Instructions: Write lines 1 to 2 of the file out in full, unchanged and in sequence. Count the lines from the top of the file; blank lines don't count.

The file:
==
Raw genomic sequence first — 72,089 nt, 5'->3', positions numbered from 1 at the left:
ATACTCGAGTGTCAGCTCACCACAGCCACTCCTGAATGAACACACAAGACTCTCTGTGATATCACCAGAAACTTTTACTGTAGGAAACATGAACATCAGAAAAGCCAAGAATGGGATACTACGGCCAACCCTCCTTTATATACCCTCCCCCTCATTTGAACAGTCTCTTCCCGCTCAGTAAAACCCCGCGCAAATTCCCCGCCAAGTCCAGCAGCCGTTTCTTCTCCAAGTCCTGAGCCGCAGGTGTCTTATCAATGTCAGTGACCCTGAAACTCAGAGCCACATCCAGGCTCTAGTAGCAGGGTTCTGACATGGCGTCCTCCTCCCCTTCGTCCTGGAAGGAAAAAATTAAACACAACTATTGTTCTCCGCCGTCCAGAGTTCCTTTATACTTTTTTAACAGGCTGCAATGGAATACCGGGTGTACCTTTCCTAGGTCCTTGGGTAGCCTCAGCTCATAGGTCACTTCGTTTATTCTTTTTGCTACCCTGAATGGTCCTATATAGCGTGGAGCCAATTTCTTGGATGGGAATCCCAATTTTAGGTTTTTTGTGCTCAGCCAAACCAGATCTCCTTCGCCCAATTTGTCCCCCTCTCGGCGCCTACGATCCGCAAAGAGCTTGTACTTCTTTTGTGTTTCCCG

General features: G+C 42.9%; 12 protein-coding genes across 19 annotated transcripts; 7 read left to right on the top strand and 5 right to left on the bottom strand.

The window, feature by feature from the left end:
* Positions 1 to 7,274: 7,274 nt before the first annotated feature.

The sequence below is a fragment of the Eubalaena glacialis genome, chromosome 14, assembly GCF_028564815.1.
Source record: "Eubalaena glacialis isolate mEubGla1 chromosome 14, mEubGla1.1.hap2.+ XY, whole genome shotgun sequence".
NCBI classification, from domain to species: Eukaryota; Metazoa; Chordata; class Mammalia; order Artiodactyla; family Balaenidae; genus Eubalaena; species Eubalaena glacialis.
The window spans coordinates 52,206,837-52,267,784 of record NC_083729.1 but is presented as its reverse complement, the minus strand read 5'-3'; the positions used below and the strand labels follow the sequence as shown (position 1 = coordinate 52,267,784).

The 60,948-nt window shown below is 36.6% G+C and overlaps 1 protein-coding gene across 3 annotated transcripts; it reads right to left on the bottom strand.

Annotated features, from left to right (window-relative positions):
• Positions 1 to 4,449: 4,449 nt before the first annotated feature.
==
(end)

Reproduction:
Raw genomic sequence first — 72,089 nt, 5'->3', positions numbered from 1 at the left:
ATACTCGAGTGTCAGCTCACCACAGCCACTCCTGAATGAACACACAAGACTCTCTGTGATATCACCAGAAACTTTTACTGTAGGAAACATGAACATCAGAAAAGCCAAGAATGGGATACTACGGCCAACCCTCCTTTATATACCCTCCCCCTCATTTGAACAGTCTCTTCCCGCTCAGTAAAACCCCGCGCAAATTCCCCGCCAAGTCCAGCAGCCGTTTCTTCTCCAAGTCCTGAGCCGCAGGTGTCTTATCAATGTCAGTGACCCTGAAACTCAGAGCCACATCCAGGCTCTAGTAGCAGGGTTCTGACATGGCGTCCTCCTCCCCTTCGTCCTGGAAGGAAAAAATTAAACACAACTATTGTTCTCCGCCGTCCAGAGTTCCTTTATACTTTTTTAACAGGCTGCAATGGAATACCGGGTGTACCTTTCCTAGGTCCTTGGGTAGCCTCAGCTCATAGGTCACTTCGTTTATTCTTTTTGCTACCCTGAATGGTCCTATATAGCGTGGAGCCAATTTCTTGGATGGGAATCCCAATTTTAGGTTTTTTGTGCTCAGCCAAACCAGATCTCCTTCGCCCAATTTGTCCCCCTCTCGGCGCCTACGATCCGCAAAGAGCTTGTACTTCTTTTGTGTTTCCCG